536     handling functions such as isalnum(), isalpha(), isupper(), islower(), etc. to
537     build the table sources. This means that the default C locale which is set for
538     your system will control the contents of these default tables. You can change
539     the default tables by editing pcre_chartables.c and then re-building PCRE. If
540     you do this, you should take care to ensure that the file does not get
541     automatically re-generated. The best way to do this is to move
542     pcre_chartables.c.dist out of the way and replace it with your customized
543     tables.
544 nigel 3
545 ph10 128 When the dftables program is run as a result of --enable-rebuild-chartables,
546     it uses the default C locale that is set on your system. It does not pay
547     attention to the LC_xxx environment variables. In other words, it uses the
548     system's default locale rather than whatever the compiling user happens to have
549     set. If you really do want to build a source set of character tables in a
550     locale that is specified by the LC_xxx variables, you can run the dftables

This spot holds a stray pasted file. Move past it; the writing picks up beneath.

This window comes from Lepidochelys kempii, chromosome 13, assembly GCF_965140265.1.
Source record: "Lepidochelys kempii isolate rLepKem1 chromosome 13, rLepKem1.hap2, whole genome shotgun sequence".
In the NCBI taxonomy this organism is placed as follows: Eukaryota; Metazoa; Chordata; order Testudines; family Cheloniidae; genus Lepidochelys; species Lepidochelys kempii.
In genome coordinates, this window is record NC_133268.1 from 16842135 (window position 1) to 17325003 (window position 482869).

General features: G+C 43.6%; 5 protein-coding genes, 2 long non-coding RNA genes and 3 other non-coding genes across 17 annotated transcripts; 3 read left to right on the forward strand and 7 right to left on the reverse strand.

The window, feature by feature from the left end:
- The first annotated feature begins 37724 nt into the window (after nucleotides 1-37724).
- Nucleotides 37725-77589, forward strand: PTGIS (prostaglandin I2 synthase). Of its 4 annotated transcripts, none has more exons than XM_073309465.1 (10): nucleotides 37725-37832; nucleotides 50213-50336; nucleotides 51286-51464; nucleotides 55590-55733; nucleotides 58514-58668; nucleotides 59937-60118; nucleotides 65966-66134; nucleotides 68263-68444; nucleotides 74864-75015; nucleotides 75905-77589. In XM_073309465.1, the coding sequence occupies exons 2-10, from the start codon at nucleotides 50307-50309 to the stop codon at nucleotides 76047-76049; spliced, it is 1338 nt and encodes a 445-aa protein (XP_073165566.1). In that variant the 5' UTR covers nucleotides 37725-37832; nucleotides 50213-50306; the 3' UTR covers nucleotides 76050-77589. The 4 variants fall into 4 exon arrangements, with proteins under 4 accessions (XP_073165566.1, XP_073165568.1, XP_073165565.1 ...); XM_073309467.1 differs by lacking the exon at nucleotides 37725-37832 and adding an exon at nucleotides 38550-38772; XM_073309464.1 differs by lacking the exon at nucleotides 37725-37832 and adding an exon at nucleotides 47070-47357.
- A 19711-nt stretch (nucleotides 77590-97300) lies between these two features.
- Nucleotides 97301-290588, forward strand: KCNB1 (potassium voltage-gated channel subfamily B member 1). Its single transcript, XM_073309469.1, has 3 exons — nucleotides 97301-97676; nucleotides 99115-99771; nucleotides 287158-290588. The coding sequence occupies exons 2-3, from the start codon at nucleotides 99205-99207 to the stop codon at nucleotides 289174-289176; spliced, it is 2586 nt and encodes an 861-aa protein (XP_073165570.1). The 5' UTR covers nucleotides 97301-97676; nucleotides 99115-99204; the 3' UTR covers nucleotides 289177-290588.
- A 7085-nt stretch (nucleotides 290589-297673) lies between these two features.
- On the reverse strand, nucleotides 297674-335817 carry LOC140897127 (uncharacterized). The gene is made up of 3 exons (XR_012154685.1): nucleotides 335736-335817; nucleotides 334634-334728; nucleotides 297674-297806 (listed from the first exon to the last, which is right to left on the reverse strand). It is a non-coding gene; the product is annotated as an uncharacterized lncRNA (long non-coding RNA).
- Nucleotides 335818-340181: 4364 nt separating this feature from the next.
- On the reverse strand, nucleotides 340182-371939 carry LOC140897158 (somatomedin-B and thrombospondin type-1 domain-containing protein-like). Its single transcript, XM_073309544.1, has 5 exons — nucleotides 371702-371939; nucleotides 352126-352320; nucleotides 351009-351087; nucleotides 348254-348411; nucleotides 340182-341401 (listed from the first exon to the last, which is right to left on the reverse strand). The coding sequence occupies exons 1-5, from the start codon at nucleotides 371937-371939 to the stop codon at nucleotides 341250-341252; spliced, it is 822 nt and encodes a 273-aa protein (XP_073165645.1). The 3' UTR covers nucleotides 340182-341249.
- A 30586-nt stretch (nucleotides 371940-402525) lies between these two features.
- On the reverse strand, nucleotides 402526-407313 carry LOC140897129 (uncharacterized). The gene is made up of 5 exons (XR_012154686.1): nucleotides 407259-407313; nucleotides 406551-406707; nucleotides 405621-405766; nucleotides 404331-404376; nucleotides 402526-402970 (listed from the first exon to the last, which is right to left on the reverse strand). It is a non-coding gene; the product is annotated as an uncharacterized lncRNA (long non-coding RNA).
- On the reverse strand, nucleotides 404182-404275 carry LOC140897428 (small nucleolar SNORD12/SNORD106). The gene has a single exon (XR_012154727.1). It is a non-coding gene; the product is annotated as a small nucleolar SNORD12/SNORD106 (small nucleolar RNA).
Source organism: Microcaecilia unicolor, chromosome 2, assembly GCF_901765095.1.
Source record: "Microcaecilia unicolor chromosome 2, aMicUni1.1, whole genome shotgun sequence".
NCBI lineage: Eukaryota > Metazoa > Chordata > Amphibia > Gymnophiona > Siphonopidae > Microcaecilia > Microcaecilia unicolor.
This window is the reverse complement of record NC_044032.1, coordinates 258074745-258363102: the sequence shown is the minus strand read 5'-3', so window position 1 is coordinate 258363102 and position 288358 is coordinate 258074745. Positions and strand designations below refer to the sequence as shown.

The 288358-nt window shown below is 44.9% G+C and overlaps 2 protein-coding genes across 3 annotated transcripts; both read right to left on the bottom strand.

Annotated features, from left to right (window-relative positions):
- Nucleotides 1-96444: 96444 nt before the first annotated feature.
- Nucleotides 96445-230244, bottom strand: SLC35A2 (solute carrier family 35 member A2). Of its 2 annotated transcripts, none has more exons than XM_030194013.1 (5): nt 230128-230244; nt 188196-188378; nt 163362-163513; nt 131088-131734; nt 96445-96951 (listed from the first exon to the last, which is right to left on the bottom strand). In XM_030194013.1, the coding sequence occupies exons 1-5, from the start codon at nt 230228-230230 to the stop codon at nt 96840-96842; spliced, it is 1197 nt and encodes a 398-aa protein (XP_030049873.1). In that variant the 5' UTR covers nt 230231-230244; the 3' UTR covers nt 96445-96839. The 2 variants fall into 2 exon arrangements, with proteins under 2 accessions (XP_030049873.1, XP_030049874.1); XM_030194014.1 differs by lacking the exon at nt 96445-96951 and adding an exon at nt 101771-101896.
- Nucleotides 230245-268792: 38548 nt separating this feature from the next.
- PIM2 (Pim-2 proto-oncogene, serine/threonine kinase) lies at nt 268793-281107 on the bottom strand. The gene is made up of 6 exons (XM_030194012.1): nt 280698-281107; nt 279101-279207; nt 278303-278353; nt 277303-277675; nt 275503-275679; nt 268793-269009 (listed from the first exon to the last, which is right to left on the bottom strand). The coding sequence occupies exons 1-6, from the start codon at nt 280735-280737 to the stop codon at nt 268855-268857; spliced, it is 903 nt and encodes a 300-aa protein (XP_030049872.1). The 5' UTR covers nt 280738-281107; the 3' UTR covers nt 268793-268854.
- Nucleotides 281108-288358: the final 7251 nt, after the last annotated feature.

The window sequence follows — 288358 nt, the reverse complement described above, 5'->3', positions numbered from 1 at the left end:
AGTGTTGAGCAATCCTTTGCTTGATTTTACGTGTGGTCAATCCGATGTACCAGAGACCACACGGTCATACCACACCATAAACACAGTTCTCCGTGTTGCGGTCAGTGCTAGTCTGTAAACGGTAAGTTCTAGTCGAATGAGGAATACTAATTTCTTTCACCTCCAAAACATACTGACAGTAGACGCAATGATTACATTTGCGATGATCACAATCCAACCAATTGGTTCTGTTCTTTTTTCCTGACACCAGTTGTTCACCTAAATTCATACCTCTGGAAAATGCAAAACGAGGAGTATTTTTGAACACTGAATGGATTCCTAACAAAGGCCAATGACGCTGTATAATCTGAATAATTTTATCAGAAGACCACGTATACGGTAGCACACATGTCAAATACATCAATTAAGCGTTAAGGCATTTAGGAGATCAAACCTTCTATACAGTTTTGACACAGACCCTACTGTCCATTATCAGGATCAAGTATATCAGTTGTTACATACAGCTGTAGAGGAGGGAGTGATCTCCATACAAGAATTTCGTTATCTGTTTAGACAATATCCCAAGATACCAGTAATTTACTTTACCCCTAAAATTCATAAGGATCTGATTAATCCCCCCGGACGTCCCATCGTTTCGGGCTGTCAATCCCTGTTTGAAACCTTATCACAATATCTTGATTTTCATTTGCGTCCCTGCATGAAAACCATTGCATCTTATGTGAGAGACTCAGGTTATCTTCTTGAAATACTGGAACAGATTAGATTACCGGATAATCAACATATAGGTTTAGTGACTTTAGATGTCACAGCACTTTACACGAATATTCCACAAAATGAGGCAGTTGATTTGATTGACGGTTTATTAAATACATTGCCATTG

551     program by hand with the -L option. For example:
553     ./dftables -L pcre_chartables.c.special
555 nigel 25 The first two 256-byte tables provide lower casing and case flipping functions,
556     respectively. The next table consists of three 32-byte bit maps which identify
557     digits, "word" characters, and white space, respectively. These are used when
558 ph10 111 building 32-byte bit maps that represent character classes for code points less
559 ph10 109 than 256.
560 nigel 25
561     The final 256-byte table has bits indicating various character types, as
562 nigel 3 follows:
564     1 white space character
565     2 letter
566     4 decimal digit
567     8 hexadecimal digit
568     16 alphanumeric or '_'
569     128 regular expression metacharacter or binary zero
571     You should not alter the set of characters that contain the 128 bit, as that
572     will cause PCRE to malfunction.
575 ph10 109 File manifest
576     -------------
577 nigel 3
578 nigel 41 The distribution should contain the following files:
579 nigel 3
580 ph10 109 (A) Source files of the PCRE library functions and their headers:
581 nigel 3
582 ph10 128 dftables.c auxiliary program for building pcre_chartables.c
583     when --enable-rebuild-chartables is specified
584 ph10 111
585 ph10 128 pcre_chartables.c.dist a default set of character tables that assume ASCII
586     coding; used, unless --enable-rebuild-chartables is
587     specified, by copying to pcre_chartables.c
588 ph10 111